Autism Awareness in the Classroom

I began working with students identified as having Autism Spectrum Disorder as a Teacher of Speech and Language Impaired 46 years ago.  This disorder is as much a mystery today as it was in the 70’s.  Back then the number of children identified with ASD was said to be 1 in 2000.  Today statistics show that approximately 1 in 150 children have this disorder.

What is Autism Spectrum Disorder and what is a spectrum disorder?  ASD is a developmental disability that can affect behavioral development and social communication.  As a spectrum disorder it means each child is affected differently and has unique strengths, challenges and needs. It is a lifelong disorder, usually beginning before the age of 3, in which symptoms may improve over time.  Many have speculated on the cause for ASD but there has been no definitive answer.  Speculations for causes include, but are not limited to, genetic factors, use of medications, nutritional deficiencies, age of parents, complications at or shortly after birth, maternal infections and exposure to chemical pollutants.

Signs of social difficulties often include the appearance of disinterest in other people and the environment,  avoiding eye contact, doesn’t like to be touched, rigidity in routines, and lack of sharing.  Speech/Language difficulties include speaking in an abnormal tone (flat) or pitch, repetition of words or phrases (echolalia), difficulty understanding simple directions and difficulty expressing wants and needs.  Common restrictive and repetitive behaviors include hand flapping, rocking, spinning in a circle, head banging, snapping fingers, scratching, lining up toys, and fear of loud noises amongst many other signs.

Here are a few techniques that have been successful in teaching children with Autism:

  • Begin teaching language with nouns which are the easiest words to learn.  
  • Action words should be demonstrated.
  • Avoid long strings of verbal instructions. 
  • Encourage drawing, art and computer programming. 
  • The best way to deal with fixations is to use them to motivate school work.
  • Use concrete visual methods to teach number concepts.
  • Children with lots of echolalia will often learn best if flash cards and picture books are used so that the whole words are associated with pictures. It is important to have the picture and the printed word on the same side of the card.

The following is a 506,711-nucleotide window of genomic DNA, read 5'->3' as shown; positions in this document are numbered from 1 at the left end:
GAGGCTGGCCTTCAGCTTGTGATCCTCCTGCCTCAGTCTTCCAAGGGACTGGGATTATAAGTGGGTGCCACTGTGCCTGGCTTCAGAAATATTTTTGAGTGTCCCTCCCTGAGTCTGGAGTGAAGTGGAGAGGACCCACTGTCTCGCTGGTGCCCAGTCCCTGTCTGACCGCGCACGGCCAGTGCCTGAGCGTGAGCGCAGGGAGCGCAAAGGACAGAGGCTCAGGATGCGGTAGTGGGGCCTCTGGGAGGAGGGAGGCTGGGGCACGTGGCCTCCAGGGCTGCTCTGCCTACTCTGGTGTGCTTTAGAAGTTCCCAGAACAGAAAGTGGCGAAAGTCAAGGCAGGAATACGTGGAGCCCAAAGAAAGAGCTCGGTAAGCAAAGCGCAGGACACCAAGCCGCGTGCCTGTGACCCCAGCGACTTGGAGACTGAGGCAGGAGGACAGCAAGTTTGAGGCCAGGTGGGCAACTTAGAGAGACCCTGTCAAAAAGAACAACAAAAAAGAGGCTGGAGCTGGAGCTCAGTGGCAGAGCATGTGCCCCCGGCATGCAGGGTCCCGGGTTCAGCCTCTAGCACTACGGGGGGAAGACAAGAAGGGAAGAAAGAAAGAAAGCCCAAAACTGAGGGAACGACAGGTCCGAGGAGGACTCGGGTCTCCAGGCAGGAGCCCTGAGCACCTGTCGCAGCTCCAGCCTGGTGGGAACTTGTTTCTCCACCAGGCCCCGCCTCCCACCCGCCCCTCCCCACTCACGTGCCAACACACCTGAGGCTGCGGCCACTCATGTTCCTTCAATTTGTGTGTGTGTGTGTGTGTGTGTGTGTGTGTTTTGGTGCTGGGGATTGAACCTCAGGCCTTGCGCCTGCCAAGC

• Hyperactive autistic children who fidget all the time will often be calmer if they are given a padded weighted vest to wear.
  • Children with autism need to be protected from sounds that hurt their ears such as school bells, PA systems, and the sound of chairs scraping on the floor.

Since my arrival at Cornerstone 6 years ago the number of ASD eligible students has gone from 0 to18 students as enrollment increased.  The severity of the disabilities vary.  As a child friendly school we will continue to be child-focused and child-centered.  We will continue to promote inclusion and help children learn what they need to learn, while teaching them how to learn.  We will continue to help them reach their fullest potential in a clean and safe environment.

For  more information on Autism Spectrum Disorder contact the Autism Society of Michigan

Kathy Johnson, Board President at 2178 Commons Parkway, Okemos, MI 48864 or call l517-882-2800 or 800-223-6722.


Ernestine Saunders
Author
Ernestine Saunders
Ernestine is the Director of Specialized Student Services at Cornerstone Schools.  She has worked as a Teacher of Speech and Language Impaired and Assistant Principal.  She retired as a Principal and again as the Head Start Supervisor for Special Education Services for DPS/DHS.  Her focus is on student inclusion.